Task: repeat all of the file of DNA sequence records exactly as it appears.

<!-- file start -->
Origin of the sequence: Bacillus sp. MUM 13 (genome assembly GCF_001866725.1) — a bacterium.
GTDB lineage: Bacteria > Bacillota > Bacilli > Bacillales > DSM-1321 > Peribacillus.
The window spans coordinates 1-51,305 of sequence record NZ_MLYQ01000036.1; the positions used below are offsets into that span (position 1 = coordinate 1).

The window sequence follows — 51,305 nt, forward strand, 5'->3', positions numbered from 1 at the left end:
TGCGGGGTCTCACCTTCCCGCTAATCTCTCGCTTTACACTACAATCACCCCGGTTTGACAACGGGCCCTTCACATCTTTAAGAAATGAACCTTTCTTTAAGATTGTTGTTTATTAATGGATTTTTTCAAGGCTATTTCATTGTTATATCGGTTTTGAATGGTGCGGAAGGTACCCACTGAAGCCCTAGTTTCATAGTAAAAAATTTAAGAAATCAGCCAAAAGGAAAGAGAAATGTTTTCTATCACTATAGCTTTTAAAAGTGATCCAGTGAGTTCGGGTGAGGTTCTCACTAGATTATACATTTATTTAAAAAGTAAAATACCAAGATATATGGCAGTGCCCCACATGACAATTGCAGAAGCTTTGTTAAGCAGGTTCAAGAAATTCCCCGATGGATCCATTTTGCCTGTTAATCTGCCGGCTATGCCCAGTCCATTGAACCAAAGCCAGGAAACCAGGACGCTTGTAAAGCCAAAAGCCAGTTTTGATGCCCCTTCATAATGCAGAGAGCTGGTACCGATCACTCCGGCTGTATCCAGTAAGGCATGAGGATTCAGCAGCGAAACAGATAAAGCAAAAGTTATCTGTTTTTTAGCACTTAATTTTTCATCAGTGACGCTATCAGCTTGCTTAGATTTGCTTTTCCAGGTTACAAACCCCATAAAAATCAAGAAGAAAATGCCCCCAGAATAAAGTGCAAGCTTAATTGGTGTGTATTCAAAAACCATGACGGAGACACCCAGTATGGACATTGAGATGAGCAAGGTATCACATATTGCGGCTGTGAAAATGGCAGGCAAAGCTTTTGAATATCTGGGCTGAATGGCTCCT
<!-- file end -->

Origin of the sequence: Bacillus sp. MUM 13 (genome assembly GCF_001866725.1) — a bacterium.
GTDB lineage: Bacteria > Bacillota > Bacilli > Bacillales > DSM-1321 > Peribacillus.
The window spans coordinates 1-51,305 of sequence record NZ_MLYQ01000036.1; the positions used below are offsets into that span (position 1 = coordinate 1).

The window sequence follows — 51,305 nt, forward strand, 5'->3', positions numbered from 1 at the left end:
TGCGGGGTCTCACCTTCCCGCTAATCTCTCGCTTTACACTACAATCACCCCGGTTTGACAACGGGCCCTTCACATCTTTAAGAAATGAACCTTTCTTTAAGATTGTTGTTTATTAATGGATTTTTTCAAGGCTATTTCATTGTTATATCGGTTTTGAATGGTGCGGAAGGTACCCACTGAAGCCCTAGTTTCATAGTAAAAAATTTAAGAAATCAGCCAAAAGGAAAGAGAAATGTTTTCTATCACTATAGCTTTTAAAAGTGATCCAGTGAGTTCGGGTGAGGTTCTCACTAGATTATACATTTATTTAAAAAGTAAAATACCAAGATATATGGCAGTGCCCCACATGACAATTGCAGAAGCTTTGTTAAGCAGGTTCAAGAAATTCCCCGATGGATCCATTTTGCCTGTTAATCTGCCGGCTATGCCCAGTCCATTGAACCAAAGCCAGGAAACCAGGACGCTTGTAAAGCCAAAAGCCAGTTTTGATGCCCCTTCATAATGCAGAGAGCTGGTACCGATCACTCCGGCTGTATCCAGTAAGGCATGAGGATTCAGCAGCGAAACAGATAAAGCAAAAGTTATCTGTTTTTTAGCACTTAATTTTTCATCAGTGACGCTATCAGCTTGCTTAGATTTGCTTTTCCAGGTTACAAACCCCATAAAAATCAAGAAGAAAATGCCCCCAGAATAAAGTGCAAGCTTAATTGGTGTGTATTCAAAAACCATGACGGAGACACCCAGTATGGACATTGAGATGAGCAAGGTATCACATATTGCGGCTGTGAAAATGGCAGGCAAAGCTTTTGAATATCTGGGCTGAATGGCTCCT